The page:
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Alum claims Minnesota university not meeting goals of endowment; wants money back

COLLEGEVILLE, Minn.—An alumnus who gave $300,000 to St. John's University wants the money back, but the school says it doesn't have the authority.

California attorney Roger Lindmark says the Collegeville, Minn., institution has mismanaged his gifts by awarding endowed funds to several students who didn't earn them.

"Universities need to learn there are consequences when they don't do their job in fulfilling the parameters of an endowment set up for a specific purpose," he wrote in a 2017 letter to the school's president.

In May, St. John's asked a circuit court judge to approve its administration of the endowment.

Lindmark later sued his alma mater in U.S. District Court, demanding that the endowment, now worth around $400,000, be dissolved and the money returned to him.

Attorneys for St. John's have asked a federal judge to dismiss the federal suit. They say that only the attorney general has the authority to enforce the terms of a charitable gift. In any case, they say, Lindmark is not the legal donor of the $300,000 because the funds never quite belonged to him.

The initial $50,000 came from American Express as part of a class-action lawsuit over the way it calculated interest charges. Lindmark was the lead plaintiff, and although he directed the donation to his alma mater in 2004, the money didn't flow through him. Likewise, the $250,000 in 2008 came from a gas antitrust settlement Lindmark worked on as an attorney.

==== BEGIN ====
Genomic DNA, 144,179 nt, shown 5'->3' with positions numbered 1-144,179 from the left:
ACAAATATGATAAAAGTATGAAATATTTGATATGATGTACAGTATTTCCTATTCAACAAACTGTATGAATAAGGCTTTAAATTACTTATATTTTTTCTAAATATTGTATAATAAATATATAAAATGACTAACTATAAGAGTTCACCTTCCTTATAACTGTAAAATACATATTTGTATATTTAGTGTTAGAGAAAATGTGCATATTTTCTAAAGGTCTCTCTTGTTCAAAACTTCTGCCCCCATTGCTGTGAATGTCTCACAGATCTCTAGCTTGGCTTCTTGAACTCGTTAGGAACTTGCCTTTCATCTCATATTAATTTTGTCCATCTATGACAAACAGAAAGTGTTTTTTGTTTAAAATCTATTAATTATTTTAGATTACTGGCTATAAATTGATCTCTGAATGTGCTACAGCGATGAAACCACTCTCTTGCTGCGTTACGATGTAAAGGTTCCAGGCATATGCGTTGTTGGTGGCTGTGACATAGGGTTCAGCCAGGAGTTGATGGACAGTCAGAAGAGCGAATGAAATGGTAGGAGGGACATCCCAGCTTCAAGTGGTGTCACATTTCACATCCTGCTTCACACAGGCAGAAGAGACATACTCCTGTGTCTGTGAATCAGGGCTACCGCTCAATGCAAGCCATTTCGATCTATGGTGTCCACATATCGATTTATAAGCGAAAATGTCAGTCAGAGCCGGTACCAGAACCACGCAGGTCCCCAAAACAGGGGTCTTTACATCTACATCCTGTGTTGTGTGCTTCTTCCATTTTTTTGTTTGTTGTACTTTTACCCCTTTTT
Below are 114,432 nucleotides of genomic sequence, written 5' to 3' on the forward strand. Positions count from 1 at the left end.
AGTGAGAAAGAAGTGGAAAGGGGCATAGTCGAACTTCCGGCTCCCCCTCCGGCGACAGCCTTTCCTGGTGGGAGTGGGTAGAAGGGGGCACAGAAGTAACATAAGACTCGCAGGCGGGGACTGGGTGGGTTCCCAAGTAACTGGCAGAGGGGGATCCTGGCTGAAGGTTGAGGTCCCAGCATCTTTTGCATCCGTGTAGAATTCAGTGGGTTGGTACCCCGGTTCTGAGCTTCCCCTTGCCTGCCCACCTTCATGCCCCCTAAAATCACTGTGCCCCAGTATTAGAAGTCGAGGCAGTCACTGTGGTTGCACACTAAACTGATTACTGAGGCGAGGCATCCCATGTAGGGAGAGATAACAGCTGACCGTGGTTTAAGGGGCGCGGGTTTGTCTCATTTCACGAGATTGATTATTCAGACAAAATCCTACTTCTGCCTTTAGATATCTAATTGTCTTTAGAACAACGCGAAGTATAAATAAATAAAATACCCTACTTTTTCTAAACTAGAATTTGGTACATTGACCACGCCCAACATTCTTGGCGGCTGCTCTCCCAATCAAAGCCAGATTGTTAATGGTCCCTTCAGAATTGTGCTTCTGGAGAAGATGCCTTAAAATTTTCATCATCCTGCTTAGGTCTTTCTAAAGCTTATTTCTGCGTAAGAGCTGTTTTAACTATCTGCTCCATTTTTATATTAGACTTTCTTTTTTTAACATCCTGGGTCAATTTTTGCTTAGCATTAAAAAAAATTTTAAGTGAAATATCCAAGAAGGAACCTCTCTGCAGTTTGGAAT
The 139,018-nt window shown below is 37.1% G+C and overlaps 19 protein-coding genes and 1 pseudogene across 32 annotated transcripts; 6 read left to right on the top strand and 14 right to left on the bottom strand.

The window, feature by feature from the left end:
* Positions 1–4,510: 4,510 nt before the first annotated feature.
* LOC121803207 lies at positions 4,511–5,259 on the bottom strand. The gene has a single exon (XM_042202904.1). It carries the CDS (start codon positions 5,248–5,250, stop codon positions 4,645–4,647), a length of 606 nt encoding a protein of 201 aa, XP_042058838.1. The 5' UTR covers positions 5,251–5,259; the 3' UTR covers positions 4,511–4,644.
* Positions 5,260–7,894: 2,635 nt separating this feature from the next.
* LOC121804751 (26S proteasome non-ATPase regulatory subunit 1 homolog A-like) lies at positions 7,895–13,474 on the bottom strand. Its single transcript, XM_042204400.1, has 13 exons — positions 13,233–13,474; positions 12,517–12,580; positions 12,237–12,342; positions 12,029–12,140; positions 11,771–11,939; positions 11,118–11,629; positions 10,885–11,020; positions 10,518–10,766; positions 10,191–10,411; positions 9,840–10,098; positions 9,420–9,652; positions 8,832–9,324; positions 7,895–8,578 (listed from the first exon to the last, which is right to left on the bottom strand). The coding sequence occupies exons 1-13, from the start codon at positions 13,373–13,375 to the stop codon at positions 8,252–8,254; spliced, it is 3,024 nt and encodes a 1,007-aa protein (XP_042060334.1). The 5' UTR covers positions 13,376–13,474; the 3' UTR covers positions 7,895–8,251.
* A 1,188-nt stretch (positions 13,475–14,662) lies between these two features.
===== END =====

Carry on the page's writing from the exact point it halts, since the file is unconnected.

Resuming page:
"It is clear here that while Lindmark may have played some role in the funds being transferred to St. John's and the establishment of the endowment, it was not as its donor," the school's attorneys wrote this month.

Lindmark had no oversight role in the endowment, the school said, but he was sent documentation as a courtesy. To Lindmark, those records revealed that the school was not following the terms he had laid out.

The Lindmark Endowment for Corporate Business Ethics was to pay for a 10-week summer fellowship for rising seniors. Students were expected to complete a substantial research project on corporate business ethics and submit a paper for publication or apply to present at conferences.

Of the 10 research papers Lindmark had reviewed since 2012, he said only one had anything to do with the endowment's purpose. Other students studied such topics as "soil conservation, wonderment in the classroom, solar power for low-income people and romance in the workplace," he wrote.

Lindmark included in the court filing a five-page paper from a 2014 student explaining that he read a lot that summer but never settled on a research topic and hadn't written anything "worthy of submission."

"This student did not fulfill the research project with a substantive paper," Lindmark wrote, "but was paid his $7,000 summer stipend from the endowment fund anyway."

The judge has not yet ruled on the school's motion to dismiss the federal suit.

Lindmark also sued the school last year after he slipped on ice and snow in March 2014, breaking his knee in the parking lot of the school's alumni apartment. That case, too, has yet to be resolved.

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